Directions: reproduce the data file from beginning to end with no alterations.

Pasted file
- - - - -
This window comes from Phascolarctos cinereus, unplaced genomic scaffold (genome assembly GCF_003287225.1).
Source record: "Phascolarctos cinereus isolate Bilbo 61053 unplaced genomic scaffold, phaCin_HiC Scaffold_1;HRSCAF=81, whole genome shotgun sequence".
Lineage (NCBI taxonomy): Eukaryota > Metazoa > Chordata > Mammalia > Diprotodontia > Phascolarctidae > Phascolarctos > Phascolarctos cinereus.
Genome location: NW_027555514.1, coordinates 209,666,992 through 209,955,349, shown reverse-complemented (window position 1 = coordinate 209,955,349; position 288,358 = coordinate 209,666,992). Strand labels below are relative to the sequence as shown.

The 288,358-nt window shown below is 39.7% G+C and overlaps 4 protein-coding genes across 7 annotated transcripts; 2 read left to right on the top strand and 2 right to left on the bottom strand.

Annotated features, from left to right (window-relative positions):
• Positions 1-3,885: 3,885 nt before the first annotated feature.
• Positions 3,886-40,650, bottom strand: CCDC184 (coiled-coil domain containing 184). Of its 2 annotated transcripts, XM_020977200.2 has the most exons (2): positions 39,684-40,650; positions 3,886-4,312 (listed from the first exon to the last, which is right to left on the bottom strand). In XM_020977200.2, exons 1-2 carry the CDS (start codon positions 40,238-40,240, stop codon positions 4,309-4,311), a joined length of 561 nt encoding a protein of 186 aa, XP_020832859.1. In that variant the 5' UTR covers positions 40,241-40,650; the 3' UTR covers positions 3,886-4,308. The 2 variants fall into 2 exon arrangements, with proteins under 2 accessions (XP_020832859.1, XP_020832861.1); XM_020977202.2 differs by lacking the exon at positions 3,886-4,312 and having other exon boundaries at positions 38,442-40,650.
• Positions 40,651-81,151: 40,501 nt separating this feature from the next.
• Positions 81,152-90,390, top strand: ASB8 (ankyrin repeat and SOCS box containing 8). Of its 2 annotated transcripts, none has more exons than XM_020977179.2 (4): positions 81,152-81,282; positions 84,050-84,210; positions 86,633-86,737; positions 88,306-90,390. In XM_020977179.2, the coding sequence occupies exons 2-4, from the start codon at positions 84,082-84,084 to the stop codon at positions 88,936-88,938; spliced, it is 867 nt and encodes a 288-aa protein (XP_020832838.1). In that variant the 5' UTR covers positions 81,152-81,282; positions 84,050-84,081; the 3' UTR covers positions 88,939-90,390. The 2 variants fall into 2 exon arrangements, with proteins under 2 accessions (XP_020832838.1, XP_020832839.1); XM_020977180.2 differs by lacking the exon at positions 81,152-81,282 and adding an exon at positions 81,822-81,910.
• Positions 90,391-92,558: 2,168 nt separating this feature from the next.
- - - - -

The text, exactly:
This window comes from Phascolarctos cinereus, unplaced genomic scaffold (genome assembly GCF_003287225.1).
Source record: "Phascolarctos cinereus isolate Bilbo 61053 unplaced genomic scaffold, phaCin_HiC Scaffold_1;HRSCAF=81, whole genome shotgun sequence".
Lineage (NCBI taxonomy): Eukaryota > Metazoa > Chordata > Mammalia > Diprotodontia > Phascolarctidae > Phascolarctos > Phascolarctos cinereus.
Genome location: NW_027555514.1, coordinates 209,666,992 through 209,955,349, shown reverse-complemented (window position 1 = coordinate 209,955,349; position 288,358 = coordinate 209,666,992). Strand labels below are relative to the sequence as shown.

The 288,358-nt window shown below is 39.7% G+C and overlaps 4 protein-coding genes across 7 annotated transcripts; 2 read left to right on the top strand and 2 right to left on the bottom strand.

Annotated features, from left to right (window-relative positions):
• Positions 1-3,885: 3,885 nt before the first annotated feature.
• Positions 3,886-40,650, bottom strand: CCDC184 (coiled-coil domain containing 184). Of its 2 annotated transcripts, XM_020977200.2 has the most exons (2): positions 39,684-40,650; positions 3,886-4,312 (listed from the first exon to the last, which is right to left on the bottom strand). In XM_020977200.2, exons 1-2 carry the CDS (start codon positions 40,238-40,240, stop codon positions 4,309-4,311), a joined length of 561 nt encoding a protein of 186 aa, XP_020832859.1. In that variant the 5' UTR covers positions 40,241-40,650; the 3' UTR covers positions 3,886-4,308. The 2 variants fall into 2 exon arrangements, with proteins under 2 accessions (XP_020832859.1, XP_020832861.1); XM_020977202.2 differs by lacking the exon at positions 3,886-4,312 and having other exon boundaries at positions 38,442-40,650.
• Positions 40,651-81,151: 40,501 nt separating this feature from the next.
• Positions 81,152-90,390, top strand: ASB8 (ankyrin repeat and SOCS box containing 8). Of its 2 annotated transcripts, none has more exons than XM_020977179.2 (4): positions 81,152-81,282; positions 84,050-84,210; positions 86,633-86,737; positions 88,306-90,390. In XM_020977179.2, the coding sequence occupies exons 2-4, from the start codon at positions 84,082-84,084 to the stop codon at positions 88,936-88,938; spliced, it is 867 nt and encodes a 288-aa protein (XP_020832838.1). In that variant the 5' UTR covers positions 81,152-81,282; positions 84,050-84,081; the 3' UTR covers positions 88,939-90,390. The 2 variants fall into 2 exon arrangements, with proteins under 2 accessions (XP_020832838.1, XP_020832839.1); XM_020977180.2 differs by lacking the exon at positions 81,152-81,282 and adding an exon at positions 81,822-81,910.
• Positions 90,391-92,558: 2,168 nt separating this feature from the next.